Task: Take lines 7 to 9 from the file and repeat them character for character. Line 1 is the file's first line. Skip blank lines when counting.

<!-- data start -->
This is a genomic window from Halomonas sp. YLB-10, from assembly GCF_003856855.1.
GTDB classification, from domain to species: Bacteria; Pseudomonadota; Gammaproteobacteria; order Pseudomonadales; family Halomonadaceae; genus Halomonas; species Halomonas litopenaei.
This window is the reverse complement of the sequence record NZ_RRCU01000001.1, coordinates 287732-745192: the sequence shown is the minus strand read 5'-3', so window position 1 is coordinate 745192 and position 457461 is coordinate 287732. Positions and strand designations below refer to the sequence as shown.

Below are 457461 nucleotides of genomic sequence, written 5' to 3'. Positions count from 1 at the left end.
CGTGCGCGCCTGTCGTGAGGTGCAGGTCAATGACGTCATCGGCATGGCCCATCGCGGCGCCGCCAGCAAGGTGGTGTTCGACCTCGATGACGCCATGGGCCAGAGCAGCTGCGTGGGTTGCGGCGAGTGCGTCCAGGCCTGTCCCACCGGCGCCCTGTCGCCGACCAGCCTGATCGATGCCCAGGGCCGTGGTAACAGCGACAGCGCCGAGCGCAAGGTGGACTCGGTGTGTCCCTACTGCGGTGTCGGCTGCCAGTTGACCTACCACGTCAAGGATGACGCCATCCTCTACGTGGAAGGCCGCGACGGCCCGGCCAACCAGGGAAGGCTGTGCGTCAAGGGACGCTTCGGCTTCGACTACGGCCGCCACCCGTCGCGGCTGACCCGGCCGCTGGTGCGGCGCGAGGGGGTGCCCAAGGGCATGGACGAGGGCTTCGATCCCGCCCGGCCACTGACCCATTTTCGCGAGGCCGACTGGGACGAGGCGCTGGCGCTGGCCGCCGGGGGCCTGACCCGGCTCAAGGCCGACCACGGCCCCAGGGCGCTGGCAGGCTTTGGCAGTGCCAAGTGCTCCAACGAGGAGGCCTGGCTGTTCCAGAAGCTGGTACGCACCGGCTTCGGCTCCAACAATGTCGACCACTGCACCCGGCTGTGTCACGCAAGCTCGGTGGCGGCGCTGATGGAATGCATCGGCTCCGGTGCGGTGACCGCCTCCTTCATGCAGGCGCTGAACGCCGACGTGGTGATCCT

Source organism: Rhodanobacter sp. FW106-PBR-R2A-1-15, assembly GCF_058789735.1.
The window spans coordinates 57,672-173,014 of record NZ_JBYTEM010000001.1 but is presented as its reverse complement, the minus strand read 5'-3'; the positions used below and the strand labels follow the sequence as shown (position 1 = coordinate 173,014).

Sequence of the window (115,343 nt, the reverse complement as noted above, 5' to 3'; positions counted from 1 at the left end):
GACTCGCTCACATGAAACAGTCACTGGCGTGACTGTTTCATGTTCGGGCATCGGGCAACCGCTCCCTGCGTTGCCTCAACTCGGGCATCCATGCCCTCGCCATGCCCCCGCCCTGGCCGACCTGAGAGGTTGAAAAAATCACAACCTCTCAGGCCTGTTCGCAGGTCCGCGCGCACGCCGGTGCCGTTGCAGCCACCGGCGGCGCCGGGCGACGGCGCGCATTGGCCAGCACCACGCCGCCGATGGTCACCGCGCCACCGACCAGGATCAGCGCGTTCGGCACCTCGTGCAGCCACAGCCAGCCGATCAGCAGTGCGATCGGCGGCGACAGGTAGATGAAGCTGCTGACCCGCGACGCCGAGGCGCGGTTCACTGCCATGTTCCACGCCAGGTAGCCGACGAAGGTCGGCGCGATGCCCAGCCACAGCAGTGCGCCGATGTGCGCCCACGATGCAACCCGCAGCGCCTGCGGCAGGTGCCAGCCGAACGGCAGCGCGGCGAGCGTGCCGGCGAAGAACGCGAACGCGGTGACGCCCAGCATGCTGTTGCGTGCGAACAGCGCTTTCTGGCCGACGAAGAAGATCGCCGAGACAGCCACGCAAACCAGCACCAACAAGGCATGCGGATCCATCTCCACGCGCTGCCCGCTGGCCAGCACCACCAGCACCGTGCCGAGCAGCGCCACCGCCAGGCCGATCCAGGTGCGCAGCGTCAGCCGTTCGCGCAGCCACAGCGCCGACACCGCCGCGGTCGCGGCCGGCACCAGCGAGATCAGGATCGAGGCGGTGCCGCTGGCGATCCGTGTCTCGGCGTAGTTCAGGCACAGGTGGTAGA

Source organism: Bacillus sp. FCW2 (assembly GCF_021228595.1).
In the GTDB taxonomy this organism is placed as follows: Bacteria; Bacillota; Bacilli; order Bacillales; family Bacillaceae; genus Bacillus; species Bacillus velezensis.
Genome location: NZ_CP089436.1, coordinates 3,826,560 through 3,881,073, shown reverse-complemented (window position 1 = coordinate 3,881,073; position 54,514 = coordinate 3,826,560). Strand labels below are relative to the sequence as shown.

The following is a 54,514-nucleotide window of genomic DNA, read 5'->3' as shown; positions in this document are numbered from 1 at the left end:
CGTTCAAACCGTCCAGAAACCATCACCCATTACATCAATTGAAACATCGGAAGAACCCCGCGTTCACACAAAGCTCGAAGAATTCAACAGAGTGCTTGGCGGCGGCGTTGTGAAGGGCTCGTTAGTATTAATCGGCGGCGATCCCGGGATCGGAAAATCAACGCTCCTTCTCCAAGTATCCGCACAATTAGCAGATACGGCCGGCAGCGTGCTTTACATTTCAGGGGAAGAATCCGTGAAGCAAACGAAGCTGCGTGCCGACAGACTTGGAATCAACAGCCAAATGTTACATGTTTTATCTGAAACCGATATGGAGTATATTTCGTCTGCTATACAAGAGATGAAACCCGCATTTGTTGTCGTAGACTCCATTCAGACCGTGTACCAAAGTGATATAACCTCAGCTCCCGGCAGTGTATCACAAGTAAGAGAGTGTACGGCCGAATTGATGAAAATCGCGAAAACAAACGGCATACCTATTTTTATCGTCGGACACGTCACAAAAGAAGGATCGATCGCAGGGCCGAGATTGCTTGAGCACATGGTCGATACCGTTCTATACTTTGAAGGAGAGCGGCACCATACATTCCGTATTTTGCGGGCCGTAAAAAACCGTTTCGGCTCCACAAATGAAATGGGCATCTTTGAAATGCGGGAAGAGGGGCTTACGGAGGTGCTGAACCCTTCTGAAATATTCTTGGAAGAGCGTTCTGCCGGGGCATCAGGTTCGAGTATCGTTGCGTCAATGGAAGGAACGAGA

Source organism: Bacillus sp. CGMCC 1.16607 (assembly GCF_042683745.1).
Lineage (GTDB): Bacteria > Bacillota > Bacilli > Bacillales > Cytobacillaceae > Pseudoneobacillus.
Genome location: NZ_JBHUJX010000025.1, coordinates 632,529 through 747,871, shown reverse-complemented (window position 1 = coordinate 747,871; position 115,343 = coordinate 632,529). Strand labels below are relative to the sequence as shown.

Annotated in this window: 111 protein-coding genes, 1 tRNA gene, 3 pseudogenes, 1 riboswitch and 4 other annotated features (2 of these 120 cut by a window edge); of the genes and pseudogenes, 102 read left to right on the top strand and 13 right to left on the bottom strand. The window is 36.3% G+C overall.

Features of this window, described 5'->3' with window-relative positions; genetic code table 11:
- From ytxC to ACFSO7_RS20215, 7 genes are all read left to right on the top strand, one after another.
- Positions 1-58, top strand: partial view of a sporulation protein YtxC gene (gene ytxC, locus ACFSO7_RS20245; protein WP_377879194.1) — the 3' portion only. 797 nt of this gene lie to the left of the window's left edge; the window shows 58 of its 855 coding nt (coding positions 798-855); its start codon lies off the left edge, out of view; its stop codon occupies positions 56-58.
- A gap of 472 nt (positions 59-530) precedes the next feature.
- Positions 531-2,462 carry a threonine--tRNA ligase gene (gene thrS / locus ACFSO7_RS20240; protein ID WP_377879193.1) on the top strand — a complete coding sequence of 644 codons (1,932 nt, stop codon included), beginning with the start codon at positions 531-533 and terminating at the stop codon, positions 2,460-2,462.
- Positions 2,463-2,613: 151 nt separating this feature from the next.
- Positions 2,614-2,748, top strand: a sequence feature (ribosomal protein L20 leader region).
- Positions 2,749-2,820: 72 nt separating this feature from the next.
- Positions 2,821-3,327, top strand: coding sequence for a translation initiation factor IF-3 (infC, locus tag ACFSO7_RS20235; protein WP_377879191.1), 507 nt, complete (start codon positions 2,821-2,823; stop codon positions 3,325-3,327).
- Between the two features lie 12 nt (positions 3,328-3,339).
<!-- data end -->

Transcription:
The window spans coordinates 57,672-173,014 of record NZ_JBYTEM010000001.1 but is presented as its reverse complement, the minus strand read 5'-3'; the positions used below and the strand labels follow the sequence as shown (position 1 = coordinate 173,014).

Sequence of the window (115,343 nt, the reverse complement as noted above, 5' to 3'; positions counted from 1 at the left end):
GACTCGCTCACATGAAACAGTCACTGGCGTGACTGTTTCATGTTCGGGCATCGGGCAACCGCTCCCTGCGTTGCCTCAACTCGGGCATCCATGCCCTCGCCATGCCCCCGCCCTGGCCGACCTGAGAGGTTGAAAAAATCACAACCTCTCAGGCCTGTTCGCAGGTCCGCGCGCACGCCGGTGCCGTTGCAGCCACCGGCGGCGCCGGGCGACGGCGCGCATTGGCCAGCACCACGCCGCCGATGGTCACCGCGCCACCGACCAGGATCAGCGCGTTCGGCACCTCGTGCAGCCACAGCCAGCCGATCAGCAGTGCGATCGGCGGCGACAGGTAGATGAAGCTGCTGACCCGCGACGCCGAGGCGCGGTTCACTGCCATGTTCCACGCCAGGTAGCCGACGAAGGTCGGCGCGATGCCCAGCCACAGCAGTGCGCCGATGTGCGCCCACGATGCAACCCGCAGCGCCTGCGGCAGGTGCCAGCCGAACGGCAGCGCGGCGAGCGTGCCGGCGAAGAACGCGAACGCGGTGACGCCCAGCATGCTGTTGCGTGCGAACAGCGCTTTCTGGCCGACGAAGAAGATCGCCGAGACAGCCACGCAAACCAGCACCAACAAGGCATGCGGATCCATCTCCACGCGCTGCCCGCTGGCCAGCACCACCAGCACCGTGCCGAGCAGCGCCACCGCCAGGCCGATCCAGGTGCGCAGCGTCAGCCGTTCGCGCAGCCACAGCGCCGACACCGCCGCGGTCGCGGCCGGCACCAGCGAGATCAGGATCGAGGCGGTGCCGCTGGCGATCCGTGTCTCGGCGTAGTTCAGGCACAGGTGGTAGA